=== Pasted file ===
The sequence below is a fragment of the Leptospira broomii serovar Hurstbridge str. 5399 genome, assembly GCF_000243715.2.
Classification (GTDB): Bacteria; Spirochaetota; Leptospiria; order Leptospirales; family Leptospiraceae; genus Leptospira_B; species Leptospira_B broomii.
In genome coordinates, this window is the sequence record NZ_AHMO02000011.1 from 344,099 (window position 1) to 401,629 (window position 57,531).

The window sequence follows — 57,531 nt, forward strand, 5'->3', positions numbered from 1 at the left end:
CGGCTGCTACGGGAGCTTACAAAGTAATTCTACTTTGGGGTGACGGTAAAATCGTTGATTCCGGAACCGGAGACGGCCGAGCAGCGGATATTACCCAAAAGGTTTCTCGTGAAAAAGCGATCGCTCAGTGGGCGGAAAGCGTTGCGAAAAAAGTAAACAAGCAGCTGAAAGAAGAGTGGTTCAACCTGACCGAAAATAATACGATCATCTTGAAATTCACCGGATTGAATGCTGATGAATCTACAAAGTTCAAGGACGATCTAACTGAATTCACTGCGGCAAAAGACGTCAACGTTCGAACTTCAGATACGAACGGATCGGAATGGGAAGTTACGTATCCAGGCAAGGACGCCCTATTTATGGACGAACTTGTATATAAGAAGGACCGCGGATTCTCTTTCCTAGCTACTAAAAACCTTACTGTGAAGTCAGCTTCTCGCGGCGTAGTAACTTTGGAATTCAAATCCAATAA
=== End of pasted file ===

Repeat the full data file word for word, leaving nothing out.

The sequence below is a fragment of the Leptospira broomii serovar Hurstbridge str. 5399 genome, assembly GCF_000243715.2.
Classification (GTDB): Bacteria; Spirochaetota; Leptospiria; order Leptospirales; family Leptospiraceae; genus Leptospira_B; species Leptospira_B broomii.
In genome coordinates, this window is the sequence record NZ_AHMO02000011.1 from 344,099 (window position 1) to 401,629 (window position 57,531).

The window sequence follows — 57,531 nt, forward strand, 5'->3', positions numbered from 1 at the left end:
CGGCTGCTACGGGAGCTTACAAAGTAATTCTACTTTGGGGTGACGGTAAAATCGTTGATTCCGGAACCGGAGACGGCCGAGCAGCGGATATTACCCAAAAGGTTTCTCGTGAAAAAGCGATCGCTCAGTGGGCGGAAAGCGTTGCGAAAAAAGTAAACAAGCAGCTGAAAGAAGAGTGGTTCAACCTGACCGAAAATAATACGATCATCTTGAAATTCACCGGATTGAATGCTGATGAATCTACAAAGTTCAAGGACGATCTAACTGAATTCACTGCGGCAAAAGACGTCAACGTTCGAACTTCAGATACGAACGGATCGGAATGGGAAGTTACGTATCCAGGCAAGGACGCCCTATTTATGGACGAACTTGTATATAAGAAGGACCGCGGATTCTCTTTCCTAGCTACTAAAAACCTTACTGTGAAGTCAGCTTCTCGCGGCGTAGTAACTTTGGAATTCAAATCCAATAA